The meeting will bring together officials with sharply opposing views about the administration’s position on the historic agreement, signed by nearly 200 countries, which Trump as a candidate promised to cancel.
Secretary of State Rex Tillerson and senior adviser Jared Kushner, who may also participate, support remaining in the agreement.
Other attendees such as Environmental Protection Agency Administrator Scott Pruitt and Energy Secretary Rick Perry are opposed. Pruitt has publicly called on the United States to exit the agreement. Perry has suggested renegotiating the deal, but it is unclear how that can be accomplished.
White House Chief of Staff Reince Priebus will be at the meeting, and chief strategist Stephen K. Bannon may also participate.
Officials plan to discuss multiple scenarios, according to people who have been briefed on the matter but spoke on the condition of anonymity to discuss internal deliberations.
These will include pulling out of the voluntary agreement, or remaining part of the U.N. Framework Convention on Climate Change. Those who advocate staying in suggest that the administration can scale back the amount of foreign climate assistance the United States has pledged to provide under the deal, and push countries such as China and India to commit to deeper emissions reductions. Opponents argue that that strategy is unrealistic.
The Trump administration has been under pressure to define its position on the Paris agreement ahead of upcoming international meetings, including of the eight-nation Arctic Council in Fairbanks, Alaska, and the G-7 in Italy, where international partners will inevitably be asking questions and seeking to adopt statements about it.
White House press secretary Sean Spicer has said that the administration will make up its mind about Paris “by the time of the G7 Summit, late May-ish, if not sooner.”
The much-anticipated meeting had been put off last week after several top Trump officials traveled with the president to Wisconsin.
Business groups are also divided on the agreement. On Wednesday, more than a dozen major firms, including Shell, BP, General Mills, Walmart, PG&E and Unilever sent a letter to Trump urging him not to abandon the accord. By contrast, the National Mining Association’s board of directors voted Tuesday to endorse a withdrawal from the climate agreement.
A number of climate experts have suggested they expect the White House will eventually decide to remain in the agreement. “I think there is a better than 50/50 chance that the Trump administration will stay in the Paris agreement. I think odds are they will stay in,” Al Gore told the TED conference in Vancouver Wednesday.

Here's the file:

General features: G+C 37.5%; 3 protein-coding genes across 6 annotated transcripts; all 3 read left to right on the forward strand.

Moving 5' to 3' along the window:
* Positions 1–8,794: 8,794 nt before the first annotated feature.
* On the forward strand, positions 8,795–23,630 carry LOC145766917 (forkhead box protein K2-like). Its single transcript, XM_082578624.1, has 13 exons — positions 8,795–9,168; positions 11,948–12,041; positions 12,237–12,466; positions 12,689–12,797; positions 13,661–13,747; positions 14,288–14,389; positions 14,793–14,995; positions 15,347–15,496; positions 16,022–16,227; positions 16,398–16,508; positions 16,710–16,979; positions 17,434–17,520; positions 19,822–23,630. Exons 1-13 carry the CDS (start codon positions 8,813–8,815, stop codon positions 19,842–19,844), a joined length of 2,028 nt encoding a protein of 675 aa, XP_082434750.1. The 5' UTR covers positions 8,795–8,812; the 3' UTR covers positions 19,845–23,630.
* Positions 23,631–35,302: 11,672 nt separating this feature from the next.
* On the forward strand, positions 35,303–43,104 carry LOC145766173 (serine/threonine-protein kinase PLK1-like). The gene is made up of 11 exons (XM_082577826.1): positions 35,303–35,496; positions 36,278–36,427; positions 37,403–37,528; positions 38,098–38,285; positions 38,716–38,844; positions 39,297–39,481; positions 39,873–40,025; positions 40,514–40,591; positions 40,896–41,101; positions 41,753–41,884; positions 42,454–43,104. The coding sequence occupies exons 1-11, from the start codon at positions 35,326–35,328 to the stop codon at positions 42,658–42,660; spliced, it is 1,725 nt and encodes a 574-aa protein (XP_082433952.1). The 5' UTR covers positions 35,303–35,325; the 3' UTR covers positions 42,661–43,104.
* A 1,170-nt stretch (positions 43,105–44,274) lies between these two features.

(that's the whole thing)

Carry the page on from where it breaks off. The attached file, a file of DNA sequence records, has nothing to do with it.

The internal administration debate about the U.S. position toward Paris was echoed on Capitol Hill on Tuesday when Rep. Kevin Cramer (R-N.D.), who served as Trump’s energy adviser during the campaign, convened a panel to debate the merits of staying in, or departing from, the agreement.
The event showed surprising support for the “stay” position, including from conservatives.
Cramer said at the start of the meeting that he had been a Paris opponent, but had been swayed by Tillerson’s argument that there are things to be gained from the United States maintaining a “seat at the table.”
“The longer I think about it, the more I’ve spoken about it to people, the more convinced I am that there’s a lot of upside to staying in if we do this right,” Cramer said. In particular, he said, he thinks the United States could wield more influence.
Scott Segal, a lawyer with Bracewell LLC, argued that there was no contradiction between Trump’s plans domestically to roll back the Clean Power Plan and staying in the Paris accord.
“While Paris does encourage forward momentum to addressing our national contributions … it does not require a particular regulatory outcome. For example, it does not require the Clean Power Plan,” Segal said.
However, Christopher Horner, a lawyer with the Competitive Enterprise Institute, argued that environmentalists would use the United States’ participation in the deal in lawsuits to force climate actions, and that the ongoing negotiations would provide repeated opportunities for the rest of the world to criticize the United States for its overall carbon output.
“There are many rationalizations, we’re hearing more every day, for President Trump breaking his promise,” Horner said. “I think they are rationalizations, they aren’t reasons.”
One thing is clear: If the Trump administration does stay in the Paris accord, it seems unlikely that it would also be able to stick with the United States’ current pledge under the agreement to cut its emissions 26 to 28 percent below 2005 levels by 2025.
The administration has set about dismantling many key Obama policies that made that pledge possible, and the economic consulting firm Rhodium Group has estimated that the elimination of those policies would mean the United States would cut its emissions by 14 percent by 2025 compared to 21 percent if they stayed in place.
So the Trump administration would have to revise that pledge downward, an act that surely would trigger international opprobrium. The Paris accord is aimed at getting countries to increase their ambition on emissions, not decrease it, over time.
But the U.S. could nevertheless do so under the bottom-up, nonobligatory structure of Paris, said Keith Benes, a former State Department attorney who is now a fellow at the Columbia University Center on Global Energy Policy and who also spoke at Cramer’s event.
“Nothing prevents the U.S. or any other country from communicating a different goal for emissions reductions,” Benes said.